Janis, who comments often on my posts (and who wants to be known here just by her first name), e-mailed me with a fabulous idea. In a moment, I’m going to turn this post over to her, and simply show you what she e-mailed. (Abridged a little, but I didn’t leave out anything crucial. And of course i’m doing this with her permission.)
But before I give her center stage, I want to say that I went to the Star Wars Uncut website she mentions, and believe me — it’s everything she says it is, and more. Such an outpouring of fun and creativity, from so many people, something which we haven’t yet learned how to bring into classical music. But we could!
Take a well-known shortish piece of music (not an obscure one, one that a lot of people know, like a nice standalone piece of Beethoven’s 9th or the end of the William Tell overture), and break it up into bits, perhaps twelve measures apiece.
Open them up to being “claimed” by people online, probably students. Each student claims a chunk of the music … and interprets it however they want. Some will play it straight on an oboe or violin. Others may whistle it. Others will use synths, others can hum it, still others can bang on kitchen pots. They upload their “chunks.”
Then … stitch the pieces together and play it.
My roommate, bless her, proceeded to inform me that this was exactly what’s happening at the moment with that old war-horse “Star Wars.” There is a project called “Star Wars Uncut” that illustrates this PERFECTLY, as an example of how a culture composed of people who have never met and have only a love of shared source material in common can come together and collaborate in an artistic creation via fannish riffing.
The URL is http://www.starwarsuncut.com/ — it’s amazing. It’s entirely fan-driven, completely outside the realm of “legitimate” work, and created on the fly by people who don’t know one another, and who have totally different ideas of how to interpret the source material.
They have some scenes uploaded already — click on “Watch a Finished Scene.” However, I must advise you to watch at least five of them. This will give you a massive shock in terms of the abysses between how each person or group of people chose to interpret their “chunk.” There are some conventional interps where people and their friends wore homemade costumes, but there are others that took the opportunity to take it to incredible places. Scene 23 alone will blow your mind. Scene 407 uses lego figures! Scene 221 will have you bellylaughing or gaping in bemusement, hard to tell.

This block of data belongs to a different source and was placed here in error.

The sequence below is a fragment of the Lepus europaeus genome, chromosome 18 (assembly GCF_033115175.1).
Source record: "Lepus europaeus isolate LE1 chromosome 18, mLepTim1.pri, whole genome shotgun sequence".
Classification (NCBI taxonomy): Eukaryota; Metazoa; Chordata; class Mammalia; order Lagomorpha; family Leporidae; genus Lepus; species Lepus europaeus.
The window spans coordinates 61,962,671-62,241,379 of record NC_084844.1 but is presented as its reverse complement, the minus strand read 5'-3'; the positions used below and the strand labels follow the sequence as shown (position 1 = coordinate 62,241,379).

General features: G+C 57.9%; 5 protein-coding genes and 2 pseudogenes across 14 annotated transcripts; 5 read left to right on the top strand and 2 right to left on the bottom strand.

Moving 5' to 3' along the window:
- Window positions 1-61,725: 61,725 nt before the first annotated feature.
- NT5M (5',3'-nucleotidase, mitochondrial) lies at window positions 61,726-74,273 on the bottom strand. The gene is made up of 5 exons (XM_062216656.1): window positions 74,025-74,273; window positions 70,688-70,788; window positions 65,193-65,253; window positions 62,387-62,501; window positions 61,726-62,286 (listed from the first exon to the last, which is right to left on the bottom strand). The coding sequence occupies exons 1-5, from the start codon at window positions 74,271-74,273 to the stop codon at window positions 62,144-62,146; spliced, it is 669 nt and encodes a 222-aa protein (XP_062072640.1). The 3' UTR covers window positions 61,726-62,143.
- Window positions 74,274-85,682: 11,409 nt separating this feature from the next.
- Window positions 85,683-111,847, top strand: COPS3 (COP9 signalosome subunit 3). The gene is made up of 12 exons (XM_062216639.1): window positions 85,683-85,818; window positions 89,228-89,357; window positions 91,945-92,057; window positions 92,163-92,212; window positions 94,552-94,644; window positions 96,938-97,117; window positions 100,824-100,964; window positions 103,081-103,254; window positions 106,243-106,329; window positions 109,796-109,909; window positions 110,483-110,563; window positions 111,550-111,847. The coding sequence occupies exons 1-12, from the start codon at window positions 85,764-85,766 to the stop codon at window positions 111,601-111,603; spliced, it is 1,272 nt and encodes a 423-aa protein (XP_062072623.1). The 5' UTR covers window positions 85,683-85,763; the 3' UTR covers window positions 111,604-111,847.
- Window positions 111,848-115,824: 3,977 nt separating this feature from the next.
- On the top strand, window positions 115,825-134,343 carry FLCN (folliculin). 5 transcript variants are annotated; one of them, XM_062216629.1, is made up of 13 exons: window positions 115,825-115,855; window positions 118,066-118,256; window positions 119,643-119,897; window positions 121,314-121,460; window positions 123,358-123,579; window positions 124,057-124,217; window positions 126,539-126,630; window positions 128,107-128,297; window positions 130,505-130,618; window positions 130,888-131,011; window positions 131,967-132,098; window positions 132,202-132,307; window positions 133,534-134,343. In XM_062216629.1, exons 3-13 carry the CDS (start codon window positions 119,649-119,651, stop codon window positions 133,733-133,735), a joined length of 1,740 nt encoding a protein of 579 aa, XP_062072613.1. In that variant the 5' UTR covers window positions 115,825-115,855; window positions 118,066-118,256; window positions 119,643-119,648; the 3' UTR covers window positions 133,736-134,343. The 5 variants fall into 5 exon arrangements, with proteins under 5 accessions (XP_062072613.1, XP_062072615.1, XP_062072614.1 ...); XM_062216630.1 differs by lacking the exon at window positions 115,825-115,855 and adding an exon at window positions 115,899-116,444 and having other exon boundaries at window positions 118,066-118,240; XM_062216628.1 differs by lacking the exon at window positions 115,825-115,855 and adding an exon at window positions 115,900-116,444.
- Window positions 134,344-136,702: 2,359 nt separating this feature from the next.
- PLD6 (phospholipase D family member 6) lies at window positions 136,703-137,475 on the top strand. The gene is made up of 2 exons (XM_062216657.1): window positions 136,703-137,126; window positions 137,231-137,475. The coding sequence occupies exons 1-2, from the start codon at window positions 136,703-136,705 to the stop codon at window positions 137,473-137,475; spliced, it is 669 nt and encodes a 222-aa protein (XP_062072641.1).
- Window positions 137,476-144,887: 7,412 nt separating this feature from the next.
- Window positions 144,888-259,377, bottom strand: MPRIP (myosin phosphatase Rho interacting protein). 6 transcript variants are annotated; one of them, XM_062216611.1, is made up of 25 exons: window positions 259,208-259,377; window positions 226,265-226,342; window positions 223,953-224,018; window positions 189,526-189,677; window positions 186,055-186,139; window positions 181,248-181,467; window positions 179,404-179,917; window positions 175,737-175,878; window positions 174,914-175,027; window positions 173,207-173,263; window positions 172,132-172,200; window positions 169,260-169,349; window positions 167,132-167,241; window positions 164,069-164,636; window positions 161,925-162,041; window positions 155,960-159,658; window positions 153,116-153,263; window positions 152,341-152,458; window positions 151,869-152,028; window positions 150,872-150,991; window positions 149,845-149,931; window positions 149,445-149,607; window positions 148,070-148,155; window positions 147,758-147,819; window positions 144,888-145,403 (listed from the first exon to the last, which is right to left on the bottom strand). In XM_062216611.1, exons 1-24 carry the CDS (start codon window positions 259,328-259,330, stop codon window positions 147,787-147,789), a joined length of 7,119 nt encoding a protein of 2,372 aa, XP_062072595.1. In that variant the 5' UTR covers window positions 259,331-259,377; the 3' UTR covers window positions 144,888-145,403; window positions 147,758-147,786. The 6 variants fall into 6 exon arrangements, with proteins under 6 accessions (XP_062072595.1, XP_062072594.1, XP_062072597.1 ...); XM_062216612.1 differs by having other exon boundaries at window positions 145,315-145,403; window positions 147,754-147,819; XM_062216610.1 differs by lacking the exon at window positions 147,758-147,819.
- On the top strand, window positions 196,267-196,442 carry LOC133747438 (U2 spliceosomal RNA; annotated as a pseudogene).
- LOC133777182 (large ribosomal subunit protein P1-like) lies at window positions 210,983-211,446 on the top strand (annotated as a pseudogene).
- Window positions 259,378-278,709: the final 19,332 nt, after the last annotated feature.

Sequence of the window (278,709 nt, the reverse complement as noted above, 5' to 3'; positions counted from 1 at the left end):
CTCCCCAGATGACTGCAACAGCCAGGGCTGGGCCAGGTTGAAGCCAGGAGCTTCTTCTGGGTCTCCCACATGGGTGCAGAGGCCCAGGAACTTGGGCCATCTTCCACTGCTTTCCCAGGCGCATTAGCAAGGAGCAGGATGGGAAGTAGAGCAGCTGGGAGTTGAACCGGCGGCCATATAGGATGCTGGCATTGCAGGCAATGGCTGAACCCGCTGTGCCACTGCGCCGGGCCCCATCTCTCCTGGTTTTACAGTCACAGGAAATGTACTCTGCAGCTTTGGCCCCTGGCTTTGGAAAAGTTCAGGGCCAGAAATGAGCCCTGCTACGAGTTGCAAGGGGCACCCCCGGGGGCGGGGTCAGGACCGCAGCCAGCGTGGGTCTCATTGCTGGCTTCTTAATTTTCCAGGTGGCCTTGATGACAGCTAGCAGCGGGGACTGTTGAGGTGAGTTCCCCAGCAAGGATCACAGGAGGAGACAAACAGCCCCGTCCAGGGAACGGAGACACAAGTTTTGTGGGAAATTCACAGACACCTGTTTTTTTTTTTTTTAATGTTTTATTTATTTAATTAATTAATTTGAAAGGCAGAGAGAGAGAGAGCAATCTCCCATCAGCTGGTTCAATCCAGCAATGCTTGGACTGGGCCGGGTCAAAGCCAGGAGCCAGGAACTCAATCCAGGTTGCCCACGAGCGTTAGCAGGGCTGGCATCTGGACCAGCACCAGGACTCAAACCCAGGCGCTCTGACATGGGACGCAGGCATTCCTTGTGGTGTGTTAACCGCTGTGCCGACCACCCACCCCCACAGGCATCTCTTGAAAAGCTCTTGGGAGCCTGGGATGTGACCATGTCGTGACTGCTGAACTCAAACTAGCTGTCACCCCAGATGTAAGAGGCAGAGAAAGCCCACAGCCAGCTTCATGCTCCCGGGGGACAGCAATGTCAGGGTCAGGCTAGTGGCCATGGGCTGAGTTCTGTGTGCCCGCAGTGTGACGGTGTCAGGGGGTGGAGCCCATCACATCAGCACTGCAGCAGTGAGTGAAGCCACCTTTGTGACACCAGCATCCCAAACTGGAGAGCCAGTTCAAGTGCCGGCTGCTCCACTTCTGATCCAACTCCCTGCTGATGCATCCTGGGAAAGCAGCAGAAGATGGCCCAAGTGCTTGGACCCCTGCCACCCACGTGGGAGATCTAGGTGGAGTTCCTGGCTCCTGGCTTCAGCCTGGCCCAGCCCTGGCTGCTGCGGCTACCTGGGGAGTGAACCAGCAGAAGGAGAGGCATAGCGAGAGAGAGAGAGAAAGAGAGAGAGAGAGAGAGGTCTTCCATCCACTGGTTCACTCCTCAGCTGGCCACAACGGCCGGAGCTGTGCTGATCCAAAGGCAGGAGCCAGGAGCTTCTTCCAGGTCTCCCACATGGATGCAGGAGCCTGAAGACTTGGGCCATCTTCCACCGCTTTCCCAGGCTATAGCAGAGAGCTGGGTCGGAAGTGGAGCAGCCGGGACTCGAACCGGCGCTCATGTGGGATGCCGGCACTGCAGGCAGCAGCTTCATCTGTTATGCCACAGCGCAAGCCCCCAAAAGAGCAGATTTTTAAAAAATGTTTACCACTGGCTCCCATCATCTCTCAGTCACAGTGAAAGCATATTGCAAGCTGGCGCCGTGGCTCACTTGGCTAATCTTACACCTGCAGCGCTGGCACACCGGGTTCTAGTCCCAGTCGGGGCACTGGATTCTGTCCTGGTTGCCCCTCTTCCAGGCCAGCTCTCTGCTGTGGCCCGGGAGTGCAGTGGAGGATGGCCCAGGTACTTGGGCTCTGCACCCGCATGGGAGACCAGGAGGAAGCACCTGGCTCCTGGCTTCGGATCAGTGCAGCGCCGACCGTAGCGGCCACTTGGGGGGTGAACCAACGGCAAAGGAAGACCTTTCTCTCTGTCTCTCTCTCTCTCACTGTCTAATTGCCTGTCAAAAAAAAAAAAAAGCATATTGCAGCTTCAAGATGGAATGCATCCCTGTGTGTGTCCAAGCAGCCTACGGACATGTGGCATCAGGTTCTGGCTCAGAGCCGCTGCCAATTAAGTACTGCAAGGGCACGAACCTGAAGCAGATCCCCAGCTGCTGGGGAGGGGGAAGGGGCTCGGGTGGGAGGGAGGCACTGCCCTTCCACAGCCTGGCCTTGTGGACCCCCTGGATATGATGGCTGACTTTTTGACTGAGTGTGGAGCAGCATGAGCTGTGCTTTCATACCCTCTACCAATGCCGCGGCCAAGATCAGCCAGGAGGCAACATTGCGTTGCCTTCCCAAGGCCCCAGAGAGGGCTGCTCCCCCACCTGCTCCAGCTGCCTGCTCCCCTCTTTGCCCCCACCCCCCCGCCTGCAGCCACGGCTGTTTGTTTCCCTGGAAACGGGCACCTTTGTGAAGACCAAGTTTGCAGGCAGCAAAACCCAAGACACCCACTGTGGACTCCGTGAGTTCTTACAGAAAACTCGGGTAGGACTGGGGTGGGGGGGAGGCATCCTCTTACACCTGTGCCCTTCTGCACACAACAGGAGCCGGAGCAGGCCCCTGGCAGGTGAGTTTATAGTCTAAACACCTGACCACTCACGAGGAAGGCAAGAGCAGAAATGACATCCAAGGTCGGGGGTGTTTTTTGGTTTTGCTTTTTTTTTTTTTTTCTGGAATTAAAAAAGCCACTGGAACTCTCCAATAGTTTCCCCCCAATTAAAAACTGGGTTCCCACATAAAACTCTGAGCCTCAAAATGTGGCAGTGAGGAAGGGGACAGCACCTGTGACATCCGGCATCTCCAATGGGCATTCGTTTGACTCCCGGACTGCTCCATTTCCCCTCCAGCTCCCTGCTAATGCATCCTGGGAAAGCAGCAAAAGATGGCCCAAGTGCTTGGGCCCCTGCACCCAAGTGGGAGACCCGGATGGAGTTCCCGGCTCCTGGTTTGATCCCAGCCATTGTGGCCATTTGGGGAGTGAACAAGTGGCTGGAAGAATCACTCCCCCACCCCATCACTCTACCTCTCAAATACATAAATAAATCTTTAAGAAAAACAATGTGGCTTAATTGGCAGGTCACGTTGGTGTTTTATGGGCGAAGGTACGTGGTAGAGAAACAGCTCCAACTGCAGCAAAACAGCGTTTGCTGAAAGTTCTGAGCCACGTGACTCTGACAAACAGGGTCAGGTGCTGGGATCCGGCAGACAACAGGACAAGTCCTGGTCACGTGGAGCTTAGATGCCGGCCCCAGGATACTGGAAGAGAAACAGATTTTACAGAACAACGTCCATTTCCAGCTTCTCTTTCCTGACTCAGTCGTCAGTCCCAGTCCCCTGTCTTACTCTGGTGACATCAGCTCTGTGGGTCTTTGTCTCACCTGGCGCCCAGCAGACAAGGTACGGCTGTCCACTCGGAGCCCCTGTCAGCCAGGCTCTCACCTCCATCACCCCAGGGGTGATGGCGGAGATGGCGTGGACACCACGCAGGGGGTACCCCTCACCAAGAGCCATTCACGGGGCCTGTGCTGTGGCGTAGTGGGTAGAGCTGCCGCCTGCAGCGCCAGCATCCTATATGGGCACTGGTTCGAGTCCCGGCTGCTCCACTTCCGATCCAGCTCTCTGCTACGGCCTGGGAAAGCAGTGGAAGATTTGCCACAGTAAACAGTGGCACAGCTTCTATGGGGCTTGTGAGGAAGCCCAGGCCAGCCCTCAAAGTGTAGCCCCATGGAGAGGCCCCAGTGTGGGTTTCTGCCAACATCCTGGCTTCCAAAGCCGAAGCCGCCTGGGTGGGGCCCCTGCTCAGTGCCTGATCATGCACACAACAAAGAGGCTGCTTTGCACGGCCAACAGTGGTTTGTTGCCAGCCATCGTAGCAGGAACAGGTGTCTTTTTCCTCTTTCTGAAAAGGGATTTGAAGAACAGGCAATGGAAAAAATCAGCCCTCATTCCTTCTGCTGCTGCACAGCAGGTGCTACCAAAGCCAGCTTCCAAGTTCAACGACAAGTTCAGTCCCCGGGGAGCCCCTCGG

Imagine doing this with a piece of music! Then stitching it together! Do it with the sponsorship of a major orchestra, which provides the servers or the money, or better yet the marketing. The orchestra can inaugurate the project at the start of its season by playing the chosen piece (or the start of the school year for a conservatory), and leave it up for the entire season or semester.
Then, at the end of the semester … the orchestra plays the chosen piece again. Then it plays the resulting MP3. And puts it up for download on its website. FOR FREE. (All participants are made to understand that their work will be made available under a creative commons license.)
If you really want to be daring, allow digital artists or cinema students/animators to add video to their chosen twelve-bar bit of Beethoven’s 9th or the WT overture. Show the video when you play the assembled music.
And the “SW Uncut” project demonstrates that you need no control over who does this. The scenes that are being uploaded to that site are being freely chosen by people ALL OVER THE WORLD, and no one blessed off on it. Globally distributed, and uploaded freely. Without any controls at all. The whole thing was spread quite literally by word of mouth.
Now, getting the word out for something like this in the classical music world would be a challenge; SW already comes with a massive, world-wide fan base of people who are quite used to grabbing their beloved source material and messing with it with absolute entitlement. Beethoven and Rossini don’t come with that (yet). That’s why doing it with a group of students in a collaboration with other professors might be the way to go for a proof of concept; you can make people participate by assigning twelve-measure chunks to them.
And again, the idea is NOT to have one person play their tiny bit perfectly on their perfectly tuned violin followed by someone else playing the next bit perfectly on their perfectly tuned violin. The idea is to have people go hog-wild. Twelve measures hummed, then twelve measures played conventionally, then twelve measures played on a synth, then twelve measures on a kazoo, then twelve measures on a uke, then twelve measures on … Literally however people want to play it. You probably don’t want to use a huge chunk of the music or else it might get tedious.
“Beethoven Uncut.” “William Tell Uncut.” Claim your chunk, and upload your mp3!
I think we might not need to start with students, to create a proof of concept, and that in fact we’d get the most varied results by bringing in the world at large. Which, I think, would be ready to jump in the moment they heard of it.
Forget that, though. What a wonderful idea. Thanks, Janis!